The febrile transgender debate tends to unite politicians only in their quest to obfuscate the truth. But at last we have a prime minister who is willing to be honest with the public. It’s not Boris Johnson — not yet, anyway — but Scott Morrison who has thrown caution to the wind. The Australian PM has declared that trans sheilas are not sheilas. Not in sport, anyway.
Sport focuses the mind because sport concerns the body, and male and female bodies are not the same. Last year in Tokyo, the female Olympic weightlifting competition was overshadowed by the presence of Laurel Hubbard, born male. Hubbard won nothing but the transgender swimmer Lia Thomas is smashing records in the pool, leaving women to compete for second place.
The future looks bleak for women in sport. Trying harder is not an option when your rival has the advantage of male puberty. Testosterone leaves a legacy that cannot be erased: larger muscle mass and stronger bones, not to mention a skeleton that never developed to carry children.
Claire Chandler, a Tasmanian senator, has been making this point valiantly. Her private member’s bill to amend the sex discrimination law would allow sporting bodies to do something they should never have been stopped from doing: operating single-sex sport on the basis of biological sex.
When put on the spot, Morrison was unequivocal: “I think it’s a terrific bill … Claire is a champion for women’s sport and I think she’s been right to raise these issues in the way that she has. Well done, Claire.”
And well said, Morrison. The transgender thought police might not agree with me but trans rights need to be protected in the context of everyone’s rights. While we should be protected from less favourable treatment, we need to accept that nature has dealt us a more favourable hand when it comes to body strength.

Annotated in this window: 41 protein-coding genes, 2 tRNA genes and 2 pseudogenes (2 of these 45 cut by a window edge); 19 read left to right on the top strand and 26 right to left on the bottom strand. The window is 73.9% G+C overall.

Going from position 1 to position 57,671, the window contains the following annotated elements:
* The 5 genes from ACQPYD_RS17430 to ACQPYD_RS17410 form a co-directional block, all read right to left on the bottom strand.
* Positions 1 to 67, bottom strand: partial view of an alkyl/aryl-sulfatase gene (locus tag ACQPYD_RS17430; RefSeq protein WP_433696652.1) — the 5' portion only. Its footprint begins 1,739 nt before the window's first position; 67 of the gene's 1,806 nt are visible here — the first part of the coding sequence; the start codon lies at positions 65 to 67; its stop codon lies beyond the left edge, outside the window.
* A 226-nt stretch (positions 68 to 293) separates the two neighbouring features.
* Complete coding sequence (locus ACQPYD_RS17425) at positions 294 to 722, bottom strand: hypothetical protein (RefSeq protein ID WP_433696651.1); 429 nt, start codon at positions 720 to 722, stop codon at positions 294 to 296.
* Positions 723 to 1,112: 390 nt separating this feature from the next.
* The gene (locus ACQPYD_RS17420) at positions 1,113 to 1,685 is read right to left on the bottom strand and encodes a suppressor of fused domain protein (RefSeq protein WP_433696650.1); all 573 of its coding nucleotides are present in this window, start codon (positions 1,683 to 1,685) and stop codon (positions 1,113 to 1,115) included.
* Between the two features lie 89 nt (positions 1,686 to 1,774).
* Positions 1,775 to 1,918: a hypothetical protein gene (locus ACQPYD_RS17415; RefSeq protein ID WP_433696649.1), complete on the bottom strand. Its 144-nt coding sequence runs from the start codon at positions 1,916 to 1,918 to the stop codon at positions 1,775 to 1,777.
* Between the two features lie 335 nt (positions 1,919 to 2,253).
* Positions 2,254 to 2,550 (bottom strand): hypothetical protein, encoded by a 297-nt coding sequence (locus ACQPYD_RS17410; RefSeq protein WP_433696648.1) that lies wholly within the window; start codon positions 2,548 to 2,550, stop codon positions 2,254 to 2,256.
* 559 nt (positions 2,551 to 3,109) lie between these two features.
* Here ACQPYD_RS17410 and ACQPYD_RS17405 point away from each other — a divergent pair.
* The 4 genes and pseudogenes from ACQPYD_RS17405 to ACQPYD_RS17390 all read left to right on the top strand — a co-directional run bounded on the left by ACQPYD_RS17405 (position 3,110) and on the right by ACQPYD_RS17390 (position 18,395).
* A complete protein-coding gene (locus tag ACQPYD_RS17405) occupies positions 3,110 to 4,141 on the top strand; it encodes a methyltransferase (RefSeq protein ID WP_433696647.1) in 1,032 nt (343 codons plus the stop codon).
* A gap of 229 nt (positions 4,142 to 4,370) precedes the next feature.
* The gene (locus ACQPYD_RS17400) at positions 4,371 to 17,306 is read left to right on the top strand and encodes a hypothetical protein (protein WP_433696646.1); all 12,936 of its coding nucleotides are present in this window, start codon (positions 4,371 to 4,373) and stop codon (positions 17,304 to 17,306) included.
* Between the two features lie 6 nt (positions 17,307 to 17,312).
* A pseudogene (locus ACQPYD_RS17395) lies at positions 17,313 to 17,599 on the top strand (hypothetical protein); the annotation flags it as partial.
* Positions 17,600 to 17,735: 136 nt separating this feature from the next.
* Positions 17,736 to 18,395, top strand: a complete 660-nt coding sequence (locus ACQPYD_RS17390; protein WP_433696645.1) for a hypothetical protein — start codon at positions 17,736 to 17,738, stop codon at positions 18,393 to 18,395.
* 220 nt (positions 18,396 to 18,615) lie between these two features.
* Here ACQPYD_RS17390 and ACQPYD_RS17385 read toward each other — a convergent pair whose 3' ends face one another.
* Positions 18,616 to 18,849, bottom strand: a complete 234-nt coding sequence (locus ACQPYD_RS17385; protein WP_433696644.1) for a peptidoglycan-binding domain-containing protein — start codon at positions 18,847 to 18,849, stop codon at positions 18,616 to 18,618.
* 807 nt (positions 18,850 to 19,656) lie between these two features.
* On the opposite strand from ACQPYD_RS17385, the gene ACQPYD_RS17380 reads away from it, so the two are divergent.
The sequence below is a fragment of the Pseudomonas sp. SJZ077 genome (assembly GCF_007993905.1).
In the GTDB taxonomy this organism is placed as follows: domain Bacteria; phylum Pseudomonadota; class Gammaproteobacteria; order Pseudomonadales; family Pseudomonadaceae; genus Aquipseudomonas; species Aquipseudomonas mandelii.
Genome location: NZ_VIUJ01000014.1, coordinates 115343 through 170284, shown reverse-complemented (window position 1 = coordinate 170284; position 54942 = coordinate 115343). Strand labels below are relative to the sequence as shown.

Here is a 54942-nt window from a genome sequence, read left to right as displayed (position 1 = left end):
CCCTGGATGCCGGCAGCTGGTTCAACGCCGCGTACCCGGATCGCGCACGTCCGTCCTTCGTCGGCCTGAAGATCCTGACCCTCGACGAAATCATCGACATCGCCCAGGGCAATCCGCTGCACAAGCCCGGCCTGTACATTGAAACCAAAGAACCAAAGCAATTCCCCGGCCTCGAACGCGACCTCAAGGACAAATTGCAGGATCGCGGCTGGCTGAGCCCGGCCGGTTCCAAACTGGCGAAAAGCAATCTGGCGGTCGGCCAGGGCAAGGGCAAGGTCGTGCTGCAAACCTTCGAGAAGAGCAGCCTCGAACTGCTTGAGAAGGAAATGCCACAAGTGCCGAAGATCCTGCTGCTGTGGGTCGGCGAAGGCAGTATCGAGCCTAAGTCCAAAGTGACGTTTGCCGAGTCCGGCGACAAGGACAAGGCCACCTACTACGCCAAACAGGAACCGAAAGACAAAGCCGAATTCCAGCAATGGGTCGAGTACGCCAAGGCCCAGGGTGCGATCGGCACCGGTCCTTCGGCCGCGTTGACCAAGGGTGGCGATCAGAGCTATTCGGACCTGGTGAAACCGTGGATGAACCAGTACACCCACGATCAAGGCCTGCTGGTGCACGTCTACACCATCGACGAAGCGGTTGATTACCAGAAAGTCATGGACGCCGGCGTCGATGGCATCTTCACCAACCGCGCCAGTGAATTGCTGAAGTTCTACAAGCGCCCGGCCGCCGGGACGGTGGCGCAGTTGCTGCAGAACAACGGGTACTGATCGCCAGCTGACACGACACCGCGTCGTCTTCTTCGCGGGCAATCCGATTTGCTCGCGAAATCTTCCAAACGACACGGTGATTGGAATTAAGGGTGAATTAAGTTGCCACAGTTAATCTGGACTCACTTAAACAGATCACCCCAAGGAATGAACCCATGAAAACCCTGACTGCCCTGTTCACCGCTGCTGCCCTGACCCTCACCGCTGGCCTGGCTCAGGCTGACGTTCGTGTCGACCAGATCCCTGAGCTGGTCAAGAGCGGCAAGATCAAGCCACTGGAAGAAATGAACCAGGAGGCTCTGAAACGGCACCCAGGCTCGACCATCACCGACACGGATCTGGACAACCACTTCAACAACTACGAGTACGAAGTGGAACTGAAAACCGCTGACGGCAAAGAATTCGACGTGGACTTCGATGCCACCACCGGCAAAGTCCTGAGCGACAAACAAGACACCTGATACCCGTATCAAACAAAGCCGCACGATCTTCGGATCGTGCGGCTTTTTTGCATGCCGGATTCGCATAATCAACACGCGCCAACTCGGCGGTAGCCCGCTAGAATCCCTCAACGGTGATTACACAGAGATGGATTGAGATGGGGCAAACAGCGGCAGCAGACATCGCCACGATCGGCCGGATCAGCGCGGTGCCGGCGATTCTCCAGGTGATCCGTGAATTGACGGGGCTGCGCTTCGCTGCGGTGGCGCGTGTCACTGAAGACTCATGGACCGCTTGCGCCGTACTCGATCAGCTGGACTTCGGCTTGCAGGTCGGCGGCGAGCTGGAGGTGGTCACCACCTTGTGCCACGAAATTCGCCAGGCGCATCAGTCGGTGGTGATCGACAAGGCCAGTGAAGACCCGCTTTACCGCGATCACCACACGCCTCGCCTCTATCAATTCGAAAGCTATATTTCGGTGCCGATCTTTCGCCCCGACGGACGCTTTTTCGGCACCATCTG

So what should we do? If sport is for all then let’s maintain an open category that excludes nobody. What could be more inclusive than that? But crucially, keep a separate class for women in which they can compete as a sex. Because the problem is not about the inclusion of trans women in sport — that should be a given. What is wrong is the inclusion of male bodies in female sport. And, despite the protests from Equality Australia, this should apply to all ages: girls’ rights matter, too.
Maybe the next time the Labour MP Rosie Duffield is harassed for her views on trans women, Sir Keir Starmer might follow Morrison’s example. Female politicians standing up for the rights of women and girls should be applauded, not ignored.
Debbie Hayton is a transgender teacher and journalist
It was reviewed by Justin Webb on the Today programme on BBC Radio 4. 23 February 2022.